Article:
The debate today [is]... not just about whether art will make money, but whose art, what kind of art, and how much of the money generated by art ends up with artists, and what they’ll have to endure to get it. It’s about how much agency artists get in defining the terms of the digital landscape. It’s coming from artists who hated Napster passionately and artists who really had no problem with unauthorized file sharing. It’s coming from artists who’ve recorded for major labels, indie labels, or no label at all. 
Let us be clear: our problem with Johnson’s article isn’t that he fails to conform to some doom-and-gloom scenario for artists working today. Indeed, there are a lot of new opportunities for artists, and those opportunities are worth celebrating. Most frustrating to us is that Johnson reinforces a false binary between pro-technology optimistic futurism and anti-technology digital pessimism. And that simply doesn’t describe the state of the contemporary debate about art and the digital age. 
If you want to know how musicians are faring, you have to ask musicians, preferably a whole lot of them. You’ll get different answers from different musicians, and they’ll all be correct in terms of their own experiences. But your overall understanding will better reflect the complexity of the landscape. 

More after the break:

Blogger David Newhoff addresses some different points in a substantive, somewhat shorter piece, Steven Johnson & A Thesis That Isn't.

At best, one might conclude that coincident with the development of Web 2.0, general revenues in the creative sectors have risen, but these data alone do not reveal any specific information that justifies dismissing all the anecdotal evidence from countless creators who are telling us that, in general, the threats outweigh the opportunities. And so, it is not surprising that, after presenting these revenue data, Johnson himself resorts to a litany of familiar, yet incomplete, anecdotes about all the good news out there.  But before addressing some of these, I’d like to return to the matter of thesis and remind ourselves what the underlying logic is behind the question that’s really being asked.

Again, it's not easily excerpted, and I encourage you to read the entire thing. Artists really can't afford to be uninformed about this stuff. Tech has given us some good tools, but the corporate entities that comprise it are also extremely self-interested, and will pay us a little as they are able. The survival of music as a field in which you can hope to make an average middle class livelihood is not guaranteed. That will only happen as a result of pressure from informed and organized musicians.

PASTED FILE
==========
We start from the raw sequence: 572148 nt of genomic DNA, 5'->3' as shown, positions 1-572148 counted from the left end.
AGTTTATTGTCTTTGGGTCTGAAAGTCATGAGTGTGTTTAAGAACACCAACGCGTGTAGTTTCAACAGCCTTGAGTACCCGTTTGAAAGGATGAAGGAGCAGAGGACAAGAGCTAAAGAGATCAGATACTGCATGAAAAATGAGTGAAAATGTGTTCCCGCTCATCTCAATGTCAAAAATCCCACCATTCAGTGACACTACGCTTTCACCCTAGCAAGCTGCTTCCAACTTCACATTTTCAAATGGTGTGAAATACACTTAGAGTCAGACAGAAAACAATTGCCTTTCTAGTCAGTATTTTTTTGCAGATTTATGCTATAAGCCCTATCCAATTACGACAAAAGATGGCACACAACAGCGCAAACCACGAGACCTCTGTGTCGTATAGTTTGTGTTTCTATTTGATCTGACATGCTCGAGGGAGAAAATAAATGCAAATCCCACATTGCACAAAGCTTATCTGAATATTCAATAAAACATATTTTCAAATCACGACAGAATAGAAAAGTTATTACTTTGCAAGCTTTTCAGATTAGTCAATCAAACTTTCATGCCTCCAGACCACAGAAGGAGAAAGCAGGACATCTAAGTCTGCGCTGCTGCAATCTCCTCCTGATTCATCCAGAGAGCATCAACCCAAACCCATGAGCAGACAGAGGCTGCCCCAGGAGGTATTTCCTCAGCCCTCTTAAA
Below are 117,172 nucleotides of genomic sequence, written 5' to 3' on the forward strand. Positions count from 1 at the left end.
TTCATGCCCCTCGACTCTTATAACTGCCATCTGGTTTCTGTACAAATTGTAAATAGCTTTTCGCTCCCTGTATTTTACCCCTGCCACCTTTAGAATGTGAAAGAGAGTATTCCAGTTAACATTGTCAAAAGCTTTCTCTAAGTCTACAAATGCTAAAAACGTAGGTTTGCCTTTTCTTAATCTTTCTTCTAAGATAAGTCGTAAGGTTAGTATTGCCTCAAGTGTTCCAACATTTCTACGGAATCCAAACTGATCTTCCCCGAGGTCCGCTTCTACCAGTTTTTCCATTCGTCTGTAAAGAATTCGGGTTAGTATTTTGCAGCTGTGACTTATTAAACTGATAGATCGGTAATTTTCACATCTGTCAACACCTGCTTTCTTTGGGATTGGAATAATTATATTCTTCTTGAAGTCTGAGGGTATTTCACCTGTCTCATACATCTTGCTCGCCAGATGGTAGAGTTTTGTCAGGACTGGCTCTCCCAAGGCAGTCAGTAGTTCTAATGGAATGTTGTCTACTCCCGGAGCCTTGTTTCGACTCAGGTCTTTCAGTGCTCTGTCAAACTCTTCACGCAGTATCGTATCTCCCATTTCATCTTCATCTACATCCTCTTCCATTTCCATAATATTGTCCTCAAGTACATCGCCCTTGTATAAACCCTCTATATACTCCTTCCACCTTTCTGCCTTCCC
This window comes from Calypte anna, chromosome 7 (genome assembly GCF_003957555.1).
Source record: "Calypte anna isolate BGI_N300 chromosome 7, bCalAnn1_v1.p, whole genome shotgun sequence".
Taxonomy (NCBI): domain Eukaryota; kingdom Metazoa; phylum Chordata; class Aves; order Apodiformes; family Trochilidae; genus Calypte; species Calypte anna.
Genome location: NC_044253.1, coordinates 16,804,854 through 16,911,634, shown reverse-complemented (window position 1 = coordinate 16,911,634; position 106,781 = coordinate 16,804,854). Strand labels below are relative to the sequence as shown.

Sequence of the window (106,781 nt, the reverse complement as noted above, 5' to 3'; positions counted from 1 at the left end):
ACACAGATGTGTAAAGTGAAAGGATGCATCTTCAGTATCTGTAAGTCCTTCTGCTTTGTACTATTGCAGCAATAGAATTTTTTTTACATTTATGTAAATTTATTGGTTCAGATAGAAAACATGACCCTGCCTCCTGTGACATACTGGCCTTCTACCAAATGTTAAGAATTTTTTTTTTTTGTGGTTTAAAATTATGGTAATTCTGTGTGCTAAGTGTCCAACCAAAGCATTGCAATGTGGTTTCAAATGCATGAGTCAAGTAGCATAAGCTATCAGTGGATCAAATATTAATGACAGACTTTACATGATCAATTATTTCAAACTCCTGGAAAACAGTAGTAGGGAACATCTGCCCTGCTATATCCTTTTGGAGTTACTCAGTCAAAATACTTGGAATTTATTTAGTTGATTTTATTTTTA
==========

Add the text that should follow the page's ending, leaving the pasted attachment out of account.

UPDATE: Paul Krugman comments on the piece, and is basically supportive, but has questions about how Johnson interprets the data. That's disappointing, because Krugman is usually very good— he seems rather casually informed in re: music. A frustrated reader left this comment:

Dr Krugman, did you even glance at the comments on the Steven Johnson article? They are largely by actual real-world creative professionals pointing out the yawning gap between Johnson's airy fantasy of how the present-day market for art/music/writing etc. works and the brutal reality of said market. I beg you, *please* spend some time reading the comment section of that article before you post on this topic again.

Aaand another good, substantive piece from Chris Castle at Music Technology Policy, noting the lack of difference between the piece and actual tech sector propaganda:

This piece is another of these “Sky is Rising” type things bankrolled by the Computer & Communications Industry Association, aka Google.  I’m not accusing the author of being on anyone’s payroll (except perhaps the Times itself…more about that later), but I can’t help noticing the similarities.

MORE UPDATES: Will Buckley at Fareplay sent an open letter to Margaret Sullivan, public editor of the New York Times, in re: Johnson's article: